Researchers at Royal Holloway conducted a Tinder-like study to see how people choose potential partners on dating apps and found the vast majority took an overly confident approach, waiting until a ‘better suitor’ popped up on the screen.
People come across many real-world decisions every day; accept a job offer or keep looking? Sell a stock now or wait for the price to rise? Buy a dress today or wait for a sale? It’s the same with dating.
Professor Nicholas Furl and Professor Ryan McKay, both from the Department of Psychology at Royal Holloway, found that participants who were bias towards attractiveness searched much longer for a suitor. These participants were quick to swipe left for no, in order to find someone they considered worthy enough to date. This was despite knowing that swiping left would mean they couldn’t go back.
This overconfidence of dismissing people until they found someone ‘better’, could prove to be a missed opportunity.
This is true and similar to the astronomer Johannes Kepler, who famously interviewed several candidate fiancées successively, but was rejected when attempting to return to a previous lady, who realised that she was never the first choice.
Unlike other studies on how we make decisions, such as when people take a more hasty approach towards a ‘today-only’ deal and feel under pressure to buy it, participants in this study took their time and were overly particular.
Studies on how people make a decision have long been researched, but not in the world of dating.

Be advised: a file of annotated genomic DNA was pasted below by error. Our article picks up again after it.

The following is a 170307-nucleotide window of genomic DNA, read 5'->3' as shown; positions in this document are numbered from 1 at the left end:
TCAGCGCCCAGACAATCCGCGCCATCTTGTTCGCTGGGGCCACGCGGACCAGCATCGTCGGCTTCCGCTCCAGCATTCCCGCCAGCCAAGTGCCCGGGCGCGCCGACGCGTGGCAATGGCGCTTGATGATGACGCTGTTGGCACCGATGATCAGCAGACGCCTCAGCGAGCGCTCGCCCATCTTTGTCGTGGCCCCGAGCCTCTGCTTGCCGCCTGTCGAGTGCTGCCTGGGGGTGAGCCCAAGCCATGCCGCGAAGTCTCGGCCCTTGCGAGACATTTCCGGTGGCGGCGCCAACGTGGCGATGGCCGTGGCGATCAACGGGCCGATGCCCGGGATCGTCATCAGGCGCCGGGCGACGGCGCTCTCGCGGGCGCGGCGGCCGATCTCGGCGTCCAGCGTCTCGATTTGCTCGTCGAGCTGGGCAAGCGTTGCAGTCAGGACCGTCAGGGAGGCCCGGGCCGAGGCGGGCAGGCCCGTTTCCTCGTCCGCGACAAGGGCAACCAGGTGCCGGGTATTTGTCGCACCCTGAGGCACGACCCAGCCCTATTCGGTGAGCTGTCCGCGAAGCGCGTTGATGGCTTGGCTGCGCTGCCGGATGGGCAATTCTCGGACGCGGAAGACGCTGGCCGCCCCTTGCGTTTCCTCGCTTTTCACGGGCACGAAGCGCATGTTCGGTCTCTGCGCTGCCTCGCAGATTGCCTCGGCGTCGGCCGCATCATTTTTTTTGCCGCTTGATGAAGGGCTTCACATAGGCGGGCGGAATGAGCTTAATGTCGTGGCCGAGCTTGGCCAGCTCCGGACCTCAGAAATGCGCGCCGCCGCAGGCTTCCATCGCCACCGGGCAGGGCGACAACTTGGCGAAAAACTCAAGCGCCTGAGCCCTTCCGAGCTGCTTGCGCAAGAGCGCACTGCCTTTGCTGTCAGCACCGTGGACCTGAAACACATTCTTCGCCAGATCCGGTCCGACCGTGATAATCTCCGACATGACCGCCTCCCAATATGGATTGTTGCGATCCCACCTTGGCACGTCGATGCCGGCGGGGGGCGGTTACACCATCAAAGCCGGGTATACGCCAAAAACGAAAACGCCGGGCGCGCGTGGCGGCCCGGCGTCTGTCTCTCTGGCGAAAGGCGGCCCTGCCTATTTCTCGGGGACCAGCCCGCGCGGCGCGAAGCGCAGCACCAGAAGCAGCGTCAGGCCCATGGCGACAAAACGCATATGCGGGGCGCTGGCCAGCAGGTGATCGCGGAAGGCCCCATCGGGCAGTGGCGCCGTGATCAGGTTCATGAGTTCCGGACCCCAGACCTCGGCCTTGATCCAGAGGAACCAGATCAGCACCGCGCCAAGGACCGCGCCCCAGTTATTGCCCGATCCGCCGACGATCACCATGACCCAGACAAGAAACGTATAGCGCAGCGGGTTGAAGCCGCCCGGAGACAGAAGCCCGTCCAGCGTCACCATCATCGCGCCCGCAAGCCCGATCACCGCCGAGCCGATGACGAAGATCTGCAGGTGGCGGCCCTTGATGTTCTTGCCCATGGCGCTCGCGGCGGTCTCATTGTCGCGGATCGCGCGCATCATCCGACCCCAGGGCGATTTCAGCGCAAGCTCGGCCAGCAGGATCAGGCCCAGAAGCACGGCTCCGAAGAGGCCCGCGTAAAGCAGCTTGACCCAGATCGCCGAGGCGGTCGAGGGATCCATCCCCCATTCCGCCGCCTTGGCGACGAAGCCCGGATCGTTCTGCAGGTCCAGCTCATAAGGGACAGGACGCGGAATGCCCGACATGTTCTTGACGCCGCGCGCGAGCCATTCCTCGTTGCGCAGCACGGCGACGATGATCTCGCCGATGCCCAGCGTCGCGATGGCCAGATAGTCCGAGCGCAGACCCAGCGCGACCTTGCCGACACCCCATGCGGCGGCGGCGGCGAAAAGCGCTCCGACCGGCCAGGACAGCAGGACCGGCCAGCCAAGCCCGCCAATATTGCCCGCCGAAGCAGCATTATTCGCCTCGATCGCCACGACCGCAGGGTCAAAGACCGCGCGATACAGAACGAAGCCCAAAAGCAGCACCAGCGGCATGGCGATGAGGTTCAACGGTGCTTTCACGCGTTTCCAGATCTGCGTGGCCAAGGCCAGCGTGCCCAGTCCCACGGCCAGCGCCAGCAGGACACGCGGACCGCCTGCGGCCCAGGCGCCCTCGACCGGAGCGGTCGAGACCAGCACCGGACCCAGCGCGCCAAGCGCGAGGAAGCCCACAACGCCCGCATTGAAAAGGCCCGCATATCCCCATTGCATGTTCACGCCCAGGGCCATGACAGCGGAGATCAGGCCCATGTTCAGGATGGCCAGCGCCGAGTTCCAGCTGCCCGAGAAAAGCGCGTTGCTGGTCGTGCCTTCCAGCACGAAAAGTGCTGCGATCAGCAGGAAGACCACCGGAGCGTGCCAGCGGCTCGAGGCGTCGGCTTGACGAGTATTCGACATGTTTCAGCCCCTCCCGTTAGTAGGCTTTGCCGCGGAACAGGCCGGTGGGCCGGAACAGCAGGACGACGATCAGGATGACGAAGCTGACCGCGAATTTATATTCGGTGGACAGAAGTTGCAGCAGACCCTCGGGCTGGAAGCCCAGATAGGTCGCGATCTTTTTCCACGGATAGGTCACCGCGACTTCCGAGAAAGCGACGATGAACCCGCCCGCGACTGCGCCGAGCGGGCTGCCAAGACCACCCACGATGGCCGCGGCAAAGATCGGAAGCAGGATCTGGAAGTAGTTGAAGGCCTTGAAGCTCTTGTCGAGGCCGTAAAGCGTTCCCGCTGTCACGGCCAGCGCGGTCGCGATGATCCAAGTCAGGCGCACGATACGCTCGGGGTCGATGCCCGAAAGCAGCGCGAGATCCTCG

Professor Nicholas Furl from Royal Holloway, said: “Although there have been studies on how quickly people react to common decision problems, such as the best deal and feeling under pressure to make a decision straight away, with dating, it seems the reverse.
“Our participants took their time to choose the most attractive person they felt worthy of their time, regardless of the fact that once they’d swiped no, they could never go back. It takes some nerve to keep going, knowing you can’t go back and then hoping someone better will come along.
“Being too confident and choosey looking for that perfect someone and hoping that a higher calibre of person will be shown, and therefore dismissing so many beforehand, could potentially cost people a relationship.”
There were 49 participants that took part and asked to choose a preferred sex. For more information on the study, please read the paper, Looking for Mr(s) Right: Decision bias can prevent us from finding the most attractive face published by Elsevier.